On top of such duties, the duchess also has a busy year ahead with the queen's jubilee, a major celebration of the monarch's 60 years on the throne that will take see numerous celebrations throughout Britain and the Commonwealth, peaking in a major celebration in London in early June.

The royals are expected to play a supporting role by traveling overseas to represent the queen. William and Kate are due to journey to Malaysia, Singapore, the Solomon Islands and the tiny Pacific island of Tuvalu as part of the festivities.

The queen and her husband will avoid overseas travel because their advanced years make such trips challenging. The queen's husband, Prince Philip, recently spent time in hospital with a heart problem.

William and his wife have also indicated that they intend to take up residence at an apartment in London's Kensington Palace once his military commitment at an air base in Wales has been met. That will give the likely future king and queen even more visibility in the capital.

Inevitably, much of the speculation about the duchess's future has centered on royal lineage - Is she going to start a family soon? That, however, is anyone's guess, and despite incessant tabloid baby chatter, there doesn't yet appear to be great pressure on the newlyweds to produce an heir.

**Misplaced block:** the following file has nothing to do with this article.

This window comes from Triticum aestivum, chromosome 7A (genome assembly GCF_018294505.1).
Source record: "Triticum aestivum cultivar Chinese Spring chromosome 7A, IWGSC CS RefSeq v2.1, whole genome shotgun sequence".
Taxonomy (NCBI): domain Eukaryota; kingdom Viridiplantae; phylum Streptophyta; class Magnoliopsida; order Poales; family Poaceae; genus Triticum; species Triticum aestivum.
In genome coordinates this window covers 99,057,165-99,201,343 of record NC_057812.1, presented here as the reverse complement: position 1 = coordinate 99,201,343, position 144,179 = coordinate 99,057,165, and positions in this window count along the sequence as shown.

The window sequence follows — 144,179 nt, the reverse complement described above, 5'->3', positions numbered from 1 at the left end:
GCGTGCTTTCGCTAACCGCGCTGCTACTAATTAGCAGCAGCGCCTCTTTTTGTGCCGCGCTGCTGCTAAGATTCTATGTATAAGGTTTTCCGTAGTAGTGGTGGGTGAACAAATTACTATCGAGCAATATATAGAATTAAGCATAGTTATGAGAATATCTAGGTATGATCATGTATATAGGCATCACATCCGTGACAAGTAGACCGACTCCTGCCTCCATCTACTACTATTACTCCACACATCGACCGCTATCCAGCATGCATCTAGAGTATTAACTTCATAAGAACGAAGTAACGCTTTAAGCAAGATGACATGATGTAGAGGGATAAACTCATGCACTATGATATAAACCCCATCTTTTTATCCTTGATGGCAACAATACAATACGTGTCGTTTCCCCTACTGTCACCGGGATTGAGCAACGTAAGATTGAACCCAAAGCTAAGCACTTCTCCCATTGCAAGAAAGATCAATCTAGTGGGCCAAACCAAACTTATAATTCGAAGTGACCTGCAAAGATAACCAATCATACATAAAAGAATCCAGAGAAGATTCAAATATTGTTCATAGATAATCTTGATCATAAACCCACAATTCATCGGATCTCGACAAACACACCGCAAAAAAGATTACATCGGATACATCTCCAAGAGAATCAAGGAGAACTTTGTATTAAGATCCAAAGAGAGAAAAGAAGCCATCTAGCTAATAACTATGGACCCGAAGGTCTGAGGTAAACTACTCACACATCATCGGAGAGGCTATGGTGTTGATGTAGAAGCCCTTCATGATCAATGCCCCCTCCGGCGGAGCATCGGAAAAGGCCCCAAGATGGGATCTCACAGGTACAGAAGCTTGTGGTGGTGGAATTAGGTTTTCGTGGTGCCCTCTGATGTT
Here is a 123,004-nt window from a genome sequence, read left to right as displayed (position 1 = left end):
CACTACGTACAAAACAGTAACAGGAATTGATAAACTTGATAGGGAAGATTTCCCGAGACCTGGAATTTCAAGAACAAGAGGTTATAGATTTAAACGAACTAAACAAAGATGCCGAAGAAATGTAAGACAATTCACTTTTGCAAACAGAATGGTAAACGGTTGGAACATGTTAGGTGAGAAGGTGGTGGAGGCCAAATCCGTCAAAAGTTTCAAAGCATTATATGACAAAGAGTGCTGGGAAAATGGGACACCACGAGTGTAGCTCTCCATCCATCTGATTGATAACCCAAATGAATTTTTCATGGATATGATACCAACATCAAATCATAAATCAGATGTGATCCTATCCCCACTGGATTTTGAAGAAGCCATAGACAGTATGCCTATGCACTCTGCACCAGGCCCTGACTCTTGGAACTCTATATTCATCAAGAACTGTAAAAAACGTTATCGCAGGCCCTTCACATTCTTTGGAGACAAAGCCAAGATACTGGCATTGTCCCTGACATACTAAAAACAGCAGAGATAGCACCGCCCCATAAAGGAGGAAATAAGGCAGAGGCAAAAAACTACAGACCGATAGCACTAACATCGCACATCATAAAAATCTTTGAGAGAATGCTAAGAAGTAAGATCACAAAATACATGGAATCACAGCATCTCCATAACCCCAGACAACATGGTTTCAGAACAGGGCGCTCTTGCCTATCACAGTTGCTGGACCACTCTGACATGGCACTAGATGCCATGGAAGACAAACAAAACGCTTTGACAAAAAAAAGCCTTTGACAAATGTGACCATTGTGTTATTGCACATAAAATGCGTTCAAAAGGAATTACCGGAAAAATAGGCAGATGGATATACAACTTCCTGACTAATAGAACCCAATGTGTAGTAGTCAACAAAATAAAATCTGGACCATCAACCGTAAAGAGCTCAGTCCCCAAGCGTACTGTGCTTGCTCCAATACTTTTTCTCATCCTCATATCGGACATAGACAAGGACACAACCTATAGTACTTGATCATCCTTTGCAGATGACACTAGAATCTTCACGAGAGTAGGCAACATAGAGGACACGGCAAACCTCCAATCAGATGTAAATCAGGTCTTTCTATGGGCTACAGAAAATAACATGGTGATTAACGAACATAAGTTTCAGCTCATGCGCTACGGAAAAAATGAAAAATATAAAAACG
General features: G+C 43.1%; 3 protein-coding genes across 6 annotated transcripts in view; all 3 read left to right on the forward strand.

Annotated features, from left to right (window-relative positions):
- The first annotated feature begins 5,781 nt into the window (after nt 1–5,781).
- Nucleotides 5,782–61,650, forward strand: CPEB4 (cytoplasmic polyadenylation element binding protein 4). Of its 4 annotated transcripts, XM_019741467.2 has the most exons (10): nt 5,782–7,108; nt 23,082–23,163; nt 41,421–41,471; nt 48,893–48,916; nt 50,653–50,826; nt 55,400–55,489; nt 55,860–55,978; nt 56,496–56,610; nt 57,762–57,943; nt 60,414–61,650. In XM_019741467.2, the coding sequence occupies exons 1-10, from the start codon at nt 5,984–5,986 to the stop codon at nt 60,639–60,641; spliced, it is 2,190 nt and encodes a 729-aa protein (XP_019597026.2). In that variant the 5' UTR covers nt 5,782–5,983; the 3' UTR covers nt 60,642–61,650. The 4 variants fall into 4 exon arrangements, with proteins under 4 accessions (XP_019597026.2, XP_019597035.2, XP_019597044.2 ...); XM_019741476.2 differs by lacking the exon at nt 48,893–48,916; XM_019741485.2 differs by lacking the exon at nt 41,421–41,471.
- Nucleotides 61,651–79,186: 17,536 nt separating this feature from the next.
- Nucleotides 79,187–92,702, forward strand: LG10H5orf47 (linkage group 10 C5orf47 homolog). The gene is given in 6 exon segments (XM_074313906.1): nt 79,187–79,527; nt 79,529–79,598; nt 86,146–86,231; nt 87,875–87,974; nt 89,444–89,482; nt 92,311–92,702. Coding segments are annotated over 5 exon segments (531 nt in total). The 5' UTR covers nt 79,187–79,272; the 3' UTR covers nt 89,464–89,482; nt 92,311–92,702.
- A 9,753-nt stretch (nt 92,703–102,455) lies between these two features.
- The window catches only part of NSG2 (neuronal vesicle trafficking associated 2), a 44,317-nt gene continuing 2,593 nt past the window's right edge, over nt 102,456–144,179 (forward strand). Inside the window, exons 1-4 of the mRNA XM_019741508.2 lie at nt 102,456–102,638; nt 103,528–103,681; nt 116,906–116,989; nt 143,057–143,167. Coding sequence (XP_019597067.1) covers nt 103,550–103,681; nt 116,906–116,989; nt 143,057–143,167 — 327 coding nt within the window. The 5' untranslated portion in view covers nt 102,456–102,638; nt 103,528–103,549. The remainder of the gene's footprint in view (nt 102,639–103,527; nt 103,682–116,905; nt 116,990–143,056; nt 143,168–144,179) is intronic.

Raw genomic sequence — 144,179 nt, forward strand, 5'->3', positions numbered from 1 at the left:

"It's early days yet, and they're both getting used to their roles," said Jobson, adding that the presence of other young members of the royal household, such as Prince Harry, helps to ease the pressure on William and Kate.

Many of the more senior women in the royal family were mothers in their 20s, but times and expectations have changed - both inside and outside the royal household. By the age of 30, the queen had given birth to two of her four children. Her daughter, Princess Anne, married at 23 and had her first child, Peter Phillips, four years later. Diana also married early and gave birth to William, her first child, at 21.